Maggie Wright of Full Metal Rock conducted an interview with KISS guitarist Tommy Thayer prior to the band's May 7 show at Oslo Spektrum in Oslo, Norway. You can listen to the full chat below. A few excerpts follow (transcribed by BLABBERMOUTH.NET).
On how the band approaches choosing songs for their live setlist:
Tommy: "That's always a challenge, because there's so much back material and so many records that have been recorded over the years. The first KISS record came out in 1974, so we're looking at forty-three, going on forty-four years now, that's a lot of material to choose from. And, of course, you have the classics and so many people are depending on hearing those songs and if you don't play them, they get pretty pissed off. Then there's die-hard fans, the purists, who want to hear the deeper cuts, we try to throw a few things in. But then again, the masses, it's crickets sometimes with some of those songs. It's a fine line. We try to balance it out the best we can."
On why KISS often doesn't play any material from their most recent studio album, 2012's "Monster":
Tommy: "Again, you've got the classic songs, and I'm going to be honest with you: Not as many people know the stuff that's on 'Monster', the most recent record that came out a couple of years ago. Just because, as you know, records aren't selling like they used to. The record business is in a huge decline. The sales aren't there. People aren't getting the new music as much. So I guess that's reflected when we decide on what songs to play."
On going up on one of KISS's many stage lifts:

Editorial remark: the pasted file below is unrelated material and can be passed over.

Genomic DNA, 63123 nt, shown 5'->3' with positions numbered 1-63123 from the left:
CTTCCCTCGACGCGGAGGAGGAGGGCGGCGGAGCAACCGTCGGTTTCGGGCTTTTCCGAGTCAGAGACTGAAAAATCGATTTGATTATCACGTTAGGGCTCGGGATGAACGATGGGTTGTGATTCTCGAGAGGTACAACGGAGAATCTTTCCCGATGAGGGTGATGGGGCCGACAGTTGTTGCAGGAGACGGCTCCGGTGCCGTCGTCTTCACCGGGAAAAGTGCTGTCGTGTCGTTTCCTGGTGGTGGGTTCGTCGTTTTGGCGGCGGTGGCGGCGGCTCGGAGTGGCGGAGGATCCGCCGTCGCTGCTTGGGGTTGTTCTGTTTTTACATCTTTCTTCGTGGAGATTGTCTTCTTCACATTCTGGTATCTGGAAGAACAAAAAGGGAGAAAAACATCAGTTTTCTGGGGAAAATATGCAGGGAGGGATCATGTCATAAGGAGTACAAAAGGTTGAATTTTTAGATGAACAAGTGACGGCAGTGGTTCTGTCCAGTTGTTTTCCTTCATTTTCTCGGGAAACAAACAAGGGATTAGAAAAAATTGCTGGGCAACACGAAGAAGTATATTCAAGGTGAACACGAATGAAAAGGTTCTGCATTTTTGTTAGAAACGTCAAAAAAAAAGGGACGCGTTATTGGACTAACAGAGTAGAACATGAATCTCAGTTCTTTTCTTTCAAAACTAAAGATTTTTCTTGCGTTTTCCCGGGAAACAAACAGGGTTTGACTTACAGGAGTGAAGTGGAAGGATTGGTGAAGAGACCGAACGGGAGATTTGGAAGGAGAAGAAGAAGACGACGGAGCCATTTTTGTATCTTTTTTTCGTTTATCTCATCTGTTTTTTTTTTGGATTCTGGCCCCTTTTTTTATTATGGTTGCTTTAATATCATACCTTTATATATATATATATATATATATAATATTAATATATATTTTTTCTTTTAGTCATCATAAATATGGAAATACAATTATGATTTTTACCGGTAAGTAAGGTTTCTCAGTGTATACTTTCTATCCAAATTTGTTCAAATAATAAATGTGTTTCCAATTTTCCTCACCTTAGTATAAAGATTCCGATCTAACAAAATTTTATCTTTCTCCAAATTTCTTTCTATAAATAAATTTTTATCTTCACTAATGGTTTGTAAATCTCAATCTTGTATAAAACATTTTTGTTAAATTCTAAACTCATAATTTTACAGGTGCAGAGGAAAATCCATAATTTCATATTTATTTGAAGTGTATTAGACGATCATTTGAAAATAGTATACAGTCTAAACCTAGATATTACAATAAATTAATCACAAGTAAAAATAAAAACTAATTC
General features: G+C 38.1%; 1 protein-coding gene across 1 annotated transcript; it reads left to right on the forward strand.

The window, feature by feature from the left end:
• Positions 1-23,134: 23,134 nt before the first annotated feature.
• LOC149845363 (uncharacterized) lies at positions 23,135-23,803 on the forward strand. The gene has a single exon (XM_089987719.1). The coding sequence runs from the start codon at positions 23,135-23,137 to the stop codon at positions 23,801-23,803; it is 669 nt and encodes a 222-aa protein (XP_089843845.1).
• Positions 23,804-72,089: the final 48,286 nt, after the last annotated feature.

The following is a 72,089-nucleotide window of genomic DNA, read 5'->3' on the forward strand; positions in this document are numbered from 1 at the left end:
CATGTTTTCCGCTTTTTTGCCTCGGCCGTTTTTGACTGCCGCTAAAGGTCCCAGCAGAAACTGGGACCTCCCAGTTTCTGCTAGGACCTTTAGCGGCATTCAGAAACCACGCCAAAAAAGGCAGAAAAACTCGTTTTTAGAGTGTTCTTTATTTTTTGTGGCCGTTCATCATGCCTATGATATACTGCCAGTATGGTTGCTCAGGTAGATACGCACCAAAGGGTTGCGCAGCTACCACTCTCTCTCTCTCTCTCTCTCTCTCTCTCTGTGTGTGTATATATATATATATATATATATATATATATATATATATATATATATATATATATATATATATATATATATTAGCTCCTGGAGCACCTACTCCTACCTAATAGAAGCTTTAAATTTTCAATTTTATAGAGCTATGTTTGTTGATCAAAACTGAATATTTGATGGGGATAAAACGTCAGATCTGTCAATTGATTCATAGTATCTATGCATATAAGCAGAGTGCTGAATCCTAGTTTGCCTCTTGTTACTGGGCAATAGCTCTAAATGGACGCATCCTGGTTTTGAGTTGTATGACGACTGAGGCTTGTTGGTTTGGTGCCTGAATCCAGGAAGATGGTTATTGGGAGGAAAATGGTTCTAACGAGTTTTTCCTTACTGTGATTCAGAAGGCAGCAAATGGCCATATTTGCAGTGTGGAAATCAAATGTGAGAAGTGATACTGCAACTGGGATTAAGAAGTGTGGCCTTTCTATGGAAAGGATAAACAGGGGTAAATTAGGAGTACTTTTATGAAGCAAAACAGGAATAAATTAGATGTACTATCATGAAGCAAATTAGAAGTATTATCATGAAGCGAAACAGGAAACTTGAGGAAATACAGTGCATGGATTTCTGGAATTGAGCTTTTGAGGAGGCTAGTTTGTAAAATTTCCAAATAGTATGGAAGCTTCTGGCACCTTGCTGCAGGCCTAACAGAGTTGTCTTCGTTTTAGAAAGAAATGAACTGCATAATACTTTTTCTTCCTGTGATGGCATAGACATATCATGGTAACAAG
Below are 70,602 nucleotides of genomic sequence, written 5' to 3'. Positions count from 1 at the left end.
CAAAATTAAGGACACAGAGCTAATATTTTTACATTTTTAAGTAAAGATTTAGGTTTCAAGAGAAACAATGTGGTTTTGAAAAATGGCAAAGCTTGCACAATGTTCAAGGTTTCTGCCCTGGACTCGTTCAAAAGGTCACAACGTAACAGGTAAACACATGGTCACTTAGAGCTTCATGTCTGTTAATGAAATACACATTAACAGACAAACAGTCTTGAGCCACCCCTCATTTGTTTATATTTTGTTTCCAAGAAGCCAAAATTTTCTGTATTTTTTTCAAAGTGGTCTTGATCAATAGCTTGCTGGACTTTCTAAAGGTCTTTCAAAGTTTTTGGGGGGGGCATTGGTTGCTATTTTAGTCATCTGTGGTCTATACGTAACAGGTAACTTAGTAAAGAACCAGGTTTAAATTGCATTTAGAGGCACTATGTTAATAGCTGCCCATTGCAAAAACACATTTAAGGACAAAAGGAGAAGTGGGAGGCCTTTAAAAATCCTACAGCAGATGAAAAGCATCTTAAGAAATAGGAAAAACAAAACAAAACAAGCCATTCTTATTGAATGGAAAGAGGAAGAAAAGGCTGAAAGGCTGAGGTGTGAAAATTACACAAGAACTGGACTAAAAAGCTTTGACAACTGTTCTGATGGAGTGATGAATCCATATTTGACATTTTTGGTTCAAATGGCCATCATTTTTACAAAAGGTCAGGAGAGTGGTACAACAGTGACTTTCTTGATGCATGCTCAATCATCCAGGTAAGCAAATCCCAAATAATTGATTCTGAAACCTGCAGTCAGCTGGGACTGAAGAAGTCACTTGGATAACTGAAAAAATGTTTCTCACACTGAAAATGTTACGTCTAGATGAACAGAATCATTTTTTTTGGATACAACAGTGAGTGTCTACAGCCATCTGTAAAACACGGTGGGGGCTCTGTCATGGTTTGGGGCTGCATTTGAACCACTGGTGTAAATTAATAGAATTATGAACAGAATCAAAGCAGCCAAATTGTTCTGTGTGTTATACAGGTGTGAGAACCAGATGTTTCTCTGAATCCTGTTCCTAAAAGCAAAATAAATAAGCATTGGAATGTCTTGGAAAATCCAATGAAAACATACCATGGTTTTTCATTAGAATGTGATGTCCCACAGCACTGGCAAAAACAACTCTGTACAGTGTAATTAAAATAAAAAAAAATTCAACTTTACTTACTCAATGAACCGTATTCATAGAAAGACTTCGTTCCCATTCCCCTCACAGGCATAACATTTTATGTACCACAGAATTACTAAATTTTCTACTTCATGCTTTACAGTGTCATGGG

Tommy: "Luckily, I don't have a fear of heights and that sort of thing. Paul [Stanley, guitar/vocals], actually gets a little shaky. He gets clammy hands when we come down at the beginning of the show. [Laughs] Going up on those lifts, you just have to have faith in the fact that they're really professionally put together and it's all really rehearsed and it's safe. That's the most important thing to begin with. You go up on those things the first few times and it's even higher when you get up there than it looks from where you're standing down below."
On getting comfortable being a part of KISS after formally replacing Ace Frehley in 2002:
Tommy: "By the time we toured the first year I was in the band, we were touring the U.S. and North America and we played shows like at Madison Square Garden. I remember being onstage, for instance, at the Garden, I'm thinking 'Oh My God. How did this happen?' It's kind of mind-blowing."
On whether his career path resembles the 2001 "Rock Star" movie that starred actor Mark Wahlberg:
Tommy: "It's a lot like that movie, actually. People have referenced that before. They say 'Your story, Tom, is a lot like that 'Rock Star' movie that Mark Wahlberg was in.' It's kinda like that. It's like a real-life version of that. I think that was based on the JUDAS PRIEST thing, [Tim] 'Ripper' Owens and his whole thing. He was a big fan and played in a tribute band and got to be in JUDAS PRIEST for a while. It's very interesting. When you put your mind to something, it's interesting how life evolves and reveals itself. People say 'Tommy, you're smart. You have this all planned.' Actually, I didn't. It all happened in a weird way, one thing leading to another. I didn't have a big long-term plan. I just loved doing it and being around the music business and being in bands. I just followed my passion and this is where it ended up, which is very cool."
On KISS's willingness to put its name on various merchandise:
Tommy: "It's interesting because KISS really is an enigma. KISS is a different band than your average-type band. Most bands, people say, 'Oh, where's your credibility? You can't do that kind of thing, or this, or 'Scooby-Doo'. Come on.' KISS, we can pull it off. We can do it."
KISS kicked off its month-long "KissWorld" tour on May 1 at the Olympijskiy Stadium in Moscow, Russia and has European dates scheduled through May 31 at London's O2 Arena.